How can these people come with greater unpredictability? Modern futures markets are actually descended from efforts by farmers to hedge harvest risk. It may be time to bring things full circle. While the most basic forms of financial services have been brought to the developing world in the form of microlending, more sophisticated financial products such as insurance and futures do not seem to have achieved the same level of success. Or at least, not visible success; I am not aware of large scale microinsurance ventures on the scale of Grameen or Kiva.

While the introduction of savings accounts would help smooth the volatility of incomes in non-agricultural sectors, farmers and ranchers will need financial products tailored to their needs. If the administrative costs can be brought down to a micro level, the farmers in Malawi would pay a small premium and receive a payout if rains destroy their maize. It’s the same principle behind the strategies used by a Cargill—the difference is that the opportunity is brought to those far more vulnerable.

Geopolitical Implications

The greatest irony, however, can be found in societies like Greenland. While climate volatility brings an end to traditional ways of life, it can open new vocations in certain countries.

Prior to assuming office, Aleqa Hammond the Prime Minister of Greenland, noted the following irony:

“If we are standing there, feeling sorry for ourselves, we can’t gain anything. So, we have to think: what does [climate change] bring? Some places will lose everything, and I feel very bad for them, but we are not in that position. The retreating of the ice gives Greenlanders a greater survey of what the country contains—the riches. We know that there is oil in Greenland. You can touch it, you can feel it…Now there are companies around the world showing interest in it.”

Intelligent Life, Winter 2009

The melting of the ice in Greenland actually makes it easier for oil exploration and production. But Greenland would not be the only beneficiary of the increase in climate volatility. Vladimir Putin was once quoted, “For a northern country like Russia, it won’t be that bad if it gets two or three degrees warmer,” since “we would spend less on fur coats” and “our grain production would increase.” This comes from the leader whose graduate school thesis was Mineral And Raw Materials Resources And The Development Strategy For The Russian Economy.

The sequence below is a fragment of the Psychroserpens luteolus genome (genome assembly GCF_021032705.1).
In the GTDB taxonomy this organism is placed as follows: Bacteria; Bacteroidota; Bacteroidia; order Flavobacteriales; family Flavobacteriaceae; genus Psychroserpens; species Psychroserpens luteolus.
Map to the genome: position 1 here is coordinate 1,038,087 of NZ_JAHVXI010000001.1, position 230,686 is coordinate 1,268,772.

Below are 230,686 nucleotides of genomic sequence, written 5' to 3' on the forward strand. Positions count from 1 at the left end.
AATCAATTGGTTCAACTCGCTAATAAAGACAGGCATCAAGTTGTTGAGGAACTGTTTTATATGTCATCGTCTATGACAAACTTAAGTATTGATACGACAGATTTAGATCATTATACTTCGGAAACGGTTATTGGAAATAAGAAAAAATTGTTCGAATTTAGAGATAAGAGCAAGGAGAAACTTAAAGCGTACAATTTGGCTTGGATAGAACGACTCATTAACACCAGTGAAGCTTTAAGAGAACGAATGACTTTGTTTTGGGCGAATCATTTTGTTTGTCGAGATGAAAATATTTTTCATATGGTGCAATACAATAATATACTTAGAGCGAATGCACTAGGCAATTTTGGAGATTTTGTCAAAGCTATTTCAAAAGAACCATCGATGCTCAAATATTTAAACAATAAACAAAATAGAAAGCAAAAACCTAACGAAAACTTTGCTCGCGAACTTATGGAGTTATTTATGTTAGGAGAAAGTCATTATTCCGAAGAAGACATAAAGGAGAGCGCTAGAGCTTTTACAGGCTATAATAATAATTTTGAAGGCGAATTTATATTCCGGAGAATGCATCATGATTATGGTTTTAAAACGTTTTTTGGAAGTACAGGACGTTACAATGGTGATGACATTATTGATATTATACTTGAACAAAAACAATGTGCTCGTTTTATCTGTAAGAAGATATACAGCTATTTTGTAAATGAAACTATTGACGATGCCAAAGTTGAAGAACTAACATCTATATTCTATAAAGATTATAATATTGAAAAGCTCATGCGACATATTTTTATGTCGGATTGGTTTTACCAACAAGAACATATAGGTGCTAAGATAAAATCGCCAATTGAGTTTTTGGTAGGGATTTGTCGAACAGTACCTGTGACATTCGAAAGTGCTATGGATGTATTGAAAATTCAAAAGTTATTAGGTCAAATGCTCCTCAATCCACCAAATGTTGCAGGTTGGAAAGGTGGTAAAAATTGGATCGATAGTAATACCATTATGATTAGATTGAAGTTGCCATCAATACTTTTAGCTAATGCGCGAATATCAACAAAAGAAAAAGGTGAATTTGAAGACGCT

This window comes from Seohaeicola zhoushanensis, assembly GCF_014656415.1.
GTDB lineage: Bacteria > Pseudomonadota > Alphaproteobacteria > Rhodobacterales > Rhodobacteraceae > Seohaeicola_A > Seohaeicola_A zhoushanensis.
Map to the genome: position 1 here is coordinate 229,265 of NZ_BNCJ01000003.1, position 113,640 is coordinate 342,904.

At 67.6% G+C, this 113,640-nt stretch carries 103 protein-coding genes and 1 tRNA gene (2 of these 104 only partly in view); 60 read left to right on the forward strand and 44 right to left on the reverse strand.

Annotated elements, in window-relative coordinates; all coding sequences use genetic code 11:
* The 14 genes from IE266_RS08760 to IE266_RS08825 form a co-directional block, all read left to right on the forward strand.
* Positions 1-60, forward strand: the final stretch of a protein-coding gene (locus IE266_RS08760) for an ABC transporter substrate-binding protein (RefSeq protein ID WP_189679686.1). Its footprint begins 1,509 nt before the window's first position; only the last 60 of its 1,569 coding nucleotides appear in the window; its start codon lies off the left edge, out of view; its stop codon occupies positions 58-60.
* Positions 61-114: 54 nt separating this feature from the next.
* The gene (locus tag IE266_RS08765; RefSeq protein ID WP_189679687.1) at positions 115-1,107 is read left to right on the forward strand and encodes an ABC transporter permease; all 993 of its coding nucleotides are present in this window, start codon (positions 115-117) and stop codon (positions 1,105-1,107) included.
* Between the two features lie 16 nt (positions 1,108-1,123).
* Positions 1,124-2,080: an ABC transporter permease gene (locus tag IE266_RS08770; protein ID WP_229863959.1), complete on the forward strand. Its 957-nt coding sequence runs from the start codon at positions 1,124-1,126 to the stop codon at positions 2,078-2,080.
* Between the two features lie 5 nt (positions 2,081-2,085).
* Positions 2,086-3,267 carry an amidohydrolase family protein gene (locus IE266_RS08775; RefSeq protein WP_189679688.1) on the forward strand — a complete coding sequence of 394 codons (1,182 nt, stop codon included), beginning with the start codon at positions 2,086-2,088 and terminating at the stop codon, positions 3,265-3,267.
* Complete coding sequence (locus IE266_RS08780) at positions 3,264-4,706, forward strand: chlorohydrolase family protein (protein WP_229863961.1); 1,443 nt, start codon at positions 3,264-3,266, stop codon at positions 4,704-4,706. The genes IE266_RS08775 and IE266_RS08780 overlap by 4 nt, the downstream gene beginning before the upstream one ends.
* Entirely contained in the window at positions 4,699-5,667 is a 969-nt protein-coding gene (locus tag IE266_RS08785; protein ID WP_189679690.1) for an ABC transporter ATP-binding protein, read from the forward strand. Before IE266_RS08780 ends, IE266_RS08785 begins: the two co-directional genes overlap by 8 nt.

Although Paulson’s editorial was about a coming climate crash, there are indications that changes—whether you or not you believe it is anthropogenic—have already been well underway. The decrease in Arctic ice has finally made it a viable shipping route. Scott G. Borgerson has been sounding the bell for some time now, presciently in the March/April 2008 issue of Foreign Affairs in an essay called “Arctic Meltdown”. More recently, Borgerson published “The Coming Arctic Boom” in the July/August 2013 issue of Foreign Affairs.

The main theme of those pieces is the following: as the Arctic opens up, it provides both dangers and opportunities. Dangers in terms of a potential for a 21st century scramble for maritime territory. And opportunities in terms of cutting the shipping times between northern cities. While Prime Minister Hammond’s commentary was about turning Greenland into an Emirati-like petro state, energy is just one industry that can be empowered by these changes. Arctic nations can also use the receding of the ice to become a shipping and trading hubs, much in the same vein as Suez or Panama.


There are other risk factors unmentioned thus far. Intertwined with climate volatility is water: Lake Mead’s bathtub ring, water wars between American states, or the receding of the Aral Sea. These have other dimensions to them as well in terms of increased irrigation needs, population growth, and migration.

Whatever your political position, climate volatility is a real issue that will be consequential in human affairs. And whether or not it gets to the point where we intentionally cross the controversial geoengineering threshold, we are going to need to adapt to the uncertainties that lie upon the road ahead.

The Disruption Cult

The New Yorker recently released an article by Jill Lepore called “The Disruption Machine”, which attacks the disruption theory that was popularised in modern times by Clayton Christensen’s The Innovator’s Dilemma.

While Lepore has a good point that “old” companies are able to sustain their dominance, I think it’s because many of them actually recognised the disrupting technology and they co-opted or headed off the would be disruptors. IBM entered the PC business. Apple went headlong into the tablet business to “kill” their laptop business. Oracle bought MySQL. Intel’s development priority for the Haswell architecture was to protect their flank from ARM. Google and Microsoft have entered the cloud space with guns blazing to respond to Dropbox—they often provide a better dollar-to-space ratio than Dropbox.